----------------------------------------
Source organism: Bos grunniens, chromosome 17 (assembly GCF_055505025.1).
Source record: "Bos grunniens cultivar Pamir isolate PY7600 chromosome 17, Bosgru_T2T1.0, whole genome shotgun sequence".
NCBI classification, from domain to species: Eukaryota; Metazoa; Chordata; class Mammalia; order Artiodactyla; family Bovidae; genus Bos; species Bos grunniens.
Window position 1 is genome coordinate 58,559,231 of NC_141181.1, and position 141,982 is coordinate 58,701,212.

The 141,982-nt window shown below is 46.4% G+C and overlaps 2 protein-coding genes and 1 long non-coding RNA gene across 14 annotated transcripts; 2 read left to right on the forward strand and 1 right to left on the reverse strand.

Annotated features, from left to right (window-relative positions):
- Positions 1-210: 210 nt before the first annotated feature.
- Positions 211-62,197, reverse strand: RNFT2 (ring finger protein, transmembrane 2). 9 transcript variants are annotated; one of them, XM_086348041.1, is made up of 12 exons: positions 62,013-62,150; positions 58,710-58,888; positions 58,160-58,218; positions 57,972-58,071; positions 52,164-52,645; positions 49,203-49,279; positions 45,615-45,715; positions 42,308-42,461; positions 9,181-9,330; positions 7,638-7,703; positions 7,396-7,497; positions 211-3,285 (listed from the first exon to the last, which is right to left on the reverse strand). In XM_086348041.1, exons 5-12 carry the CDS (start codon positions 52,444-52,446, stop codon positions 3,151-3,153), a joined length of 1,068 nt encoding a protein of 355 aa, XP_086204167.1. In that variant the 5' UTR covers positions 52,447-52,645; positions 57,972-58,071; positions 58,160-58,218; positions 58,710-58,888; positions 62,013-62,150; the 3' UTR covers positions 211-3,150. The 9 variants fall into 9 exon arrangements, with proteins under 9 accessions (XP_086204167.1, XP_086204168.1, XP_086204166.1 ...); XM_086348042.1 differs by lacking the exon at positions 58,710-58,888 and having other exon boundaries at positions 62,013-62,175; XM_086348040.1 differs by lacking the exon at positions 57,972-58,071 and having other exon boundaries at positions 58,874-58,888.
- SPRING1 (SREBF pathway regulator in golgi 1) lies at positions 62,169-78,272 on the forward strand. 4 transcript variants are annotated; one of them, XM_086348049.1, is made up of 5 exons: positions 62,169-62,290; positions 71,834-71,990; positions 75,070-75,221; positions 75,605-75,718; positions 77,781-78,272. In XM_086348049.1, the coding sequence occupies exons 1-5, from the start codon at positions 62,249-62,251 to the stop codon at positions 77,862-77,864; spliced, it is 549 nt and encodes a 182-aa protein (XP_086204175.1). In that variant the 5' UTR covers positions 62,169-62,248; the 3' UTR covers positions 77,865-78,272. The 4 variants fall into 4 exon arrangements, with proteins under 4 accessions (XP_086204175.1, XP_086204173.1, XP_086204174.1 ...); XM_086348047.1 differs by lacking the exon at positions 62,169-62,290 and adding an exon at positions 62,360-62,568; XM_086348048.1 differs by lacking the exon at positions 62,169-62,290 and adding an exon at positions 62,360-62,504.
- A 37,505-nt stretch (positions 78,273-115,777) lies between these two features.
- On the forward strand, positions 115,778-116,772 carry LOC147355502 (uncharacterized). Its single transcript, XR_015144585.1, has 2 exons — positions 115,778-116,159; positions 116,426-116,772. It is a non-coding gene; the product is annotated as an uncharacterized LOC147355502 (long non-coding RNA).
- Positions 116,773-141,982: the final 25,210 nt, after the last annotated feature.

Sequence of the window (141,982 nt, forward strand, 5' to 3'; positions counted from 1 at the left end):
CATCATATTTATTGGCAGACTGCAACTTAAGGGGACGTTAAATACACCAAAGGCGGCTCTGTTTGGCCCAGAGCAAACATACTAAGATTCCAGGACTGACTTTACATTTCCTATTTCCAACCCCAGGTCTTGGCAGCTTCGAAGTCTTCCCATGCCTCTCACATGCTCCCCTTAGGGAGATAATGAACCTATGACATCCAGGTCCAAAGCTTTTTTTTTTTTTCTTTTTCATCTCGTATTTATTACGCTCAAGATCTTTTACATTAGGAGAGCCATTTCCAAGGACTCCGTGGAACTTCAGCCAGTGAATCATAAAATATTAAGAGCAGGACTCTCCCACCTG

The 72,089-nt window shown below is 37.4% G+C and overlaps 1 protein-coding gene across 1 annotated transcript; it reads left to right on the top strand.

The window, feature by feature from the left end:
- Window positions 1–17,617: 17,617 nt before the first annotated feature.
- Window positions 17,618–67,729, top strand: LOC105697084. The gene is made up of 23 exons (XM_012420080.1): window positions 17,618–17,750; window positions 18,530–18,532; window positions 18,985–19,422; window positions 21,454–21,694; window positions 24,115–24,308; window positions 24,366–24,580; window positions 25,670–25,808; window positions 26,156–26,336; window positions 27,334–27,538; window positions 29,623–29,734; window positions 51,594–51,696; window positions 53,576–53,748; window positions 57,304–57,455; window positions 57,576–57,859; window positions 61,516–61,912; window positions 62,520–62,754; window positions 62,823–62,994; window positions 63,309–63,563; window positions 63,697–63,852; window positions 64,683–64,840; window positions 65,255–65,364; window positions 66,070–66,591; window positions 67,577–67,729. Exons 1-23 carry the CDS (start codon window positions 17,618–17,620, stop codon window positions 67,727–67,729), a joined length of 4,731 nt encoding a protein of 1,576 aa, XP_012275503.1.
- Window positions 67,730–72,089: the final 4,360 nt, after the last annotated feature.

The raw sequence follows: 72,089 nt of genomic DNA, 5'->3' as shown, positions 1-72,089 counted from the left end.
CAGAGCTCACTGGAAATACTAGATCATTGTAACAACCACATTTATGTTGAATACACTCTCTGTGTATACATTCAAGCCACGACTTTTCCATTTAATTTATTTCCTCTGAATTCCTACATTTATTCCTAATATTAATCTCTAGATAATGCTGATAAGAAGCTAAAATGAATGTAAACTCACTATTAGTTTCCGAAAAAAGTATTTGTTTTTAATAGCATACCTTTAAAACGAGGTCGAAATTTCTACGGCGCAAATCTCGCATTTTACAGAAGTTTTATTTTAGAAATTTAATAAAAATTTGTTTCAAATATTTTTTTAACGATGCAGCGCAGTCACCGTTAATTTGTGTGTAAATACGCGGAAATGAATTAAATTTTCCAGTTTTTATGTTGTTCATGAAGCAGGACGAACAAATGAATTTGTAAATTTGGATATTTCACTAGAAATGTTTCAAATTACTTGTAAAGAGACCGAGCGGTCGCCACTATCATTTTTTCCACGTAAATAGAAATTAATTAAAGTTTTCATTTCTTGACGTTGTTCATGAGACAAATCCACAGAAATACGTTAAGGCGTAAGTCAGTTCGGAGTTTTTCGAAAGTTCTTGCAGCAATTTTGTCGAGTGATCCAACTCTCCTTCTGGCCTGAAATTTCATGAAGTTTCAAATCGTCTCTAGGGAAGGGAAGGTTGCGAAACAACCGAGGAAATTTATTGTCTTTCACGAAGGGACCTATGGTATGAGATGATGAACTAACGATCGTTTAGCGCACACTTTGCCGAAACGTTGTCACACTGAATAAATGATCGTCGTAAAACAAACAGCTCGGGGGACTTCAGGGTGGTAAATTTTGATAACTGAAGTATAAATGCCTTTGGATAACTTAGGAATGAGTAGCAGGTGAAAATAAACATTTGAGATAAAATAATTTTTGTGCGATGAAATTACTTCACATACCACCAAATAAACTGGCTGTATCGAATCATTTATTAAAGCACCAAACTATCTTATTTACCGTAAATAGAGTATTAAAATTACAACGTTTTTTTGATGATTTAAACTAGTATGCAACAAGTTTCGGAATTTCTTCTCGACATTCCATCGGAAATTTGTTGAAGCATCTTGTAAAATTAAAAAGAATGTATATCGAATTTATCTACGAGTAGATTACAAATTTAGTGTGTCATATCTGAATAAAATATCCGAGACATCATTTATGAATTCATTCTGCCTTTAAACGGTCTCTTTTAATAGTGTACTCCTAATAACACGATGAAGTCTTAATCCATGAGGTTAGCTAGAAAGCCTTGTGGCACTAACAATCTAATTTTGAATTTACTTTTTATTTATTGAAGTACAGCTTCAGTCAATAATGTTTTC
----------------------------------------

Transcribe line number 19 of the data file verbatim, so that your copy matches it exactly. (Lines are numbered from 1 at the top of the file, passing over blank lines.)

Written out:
- Window positions 67,730–72,089: the final 4,360 nt, after the last annotated feature.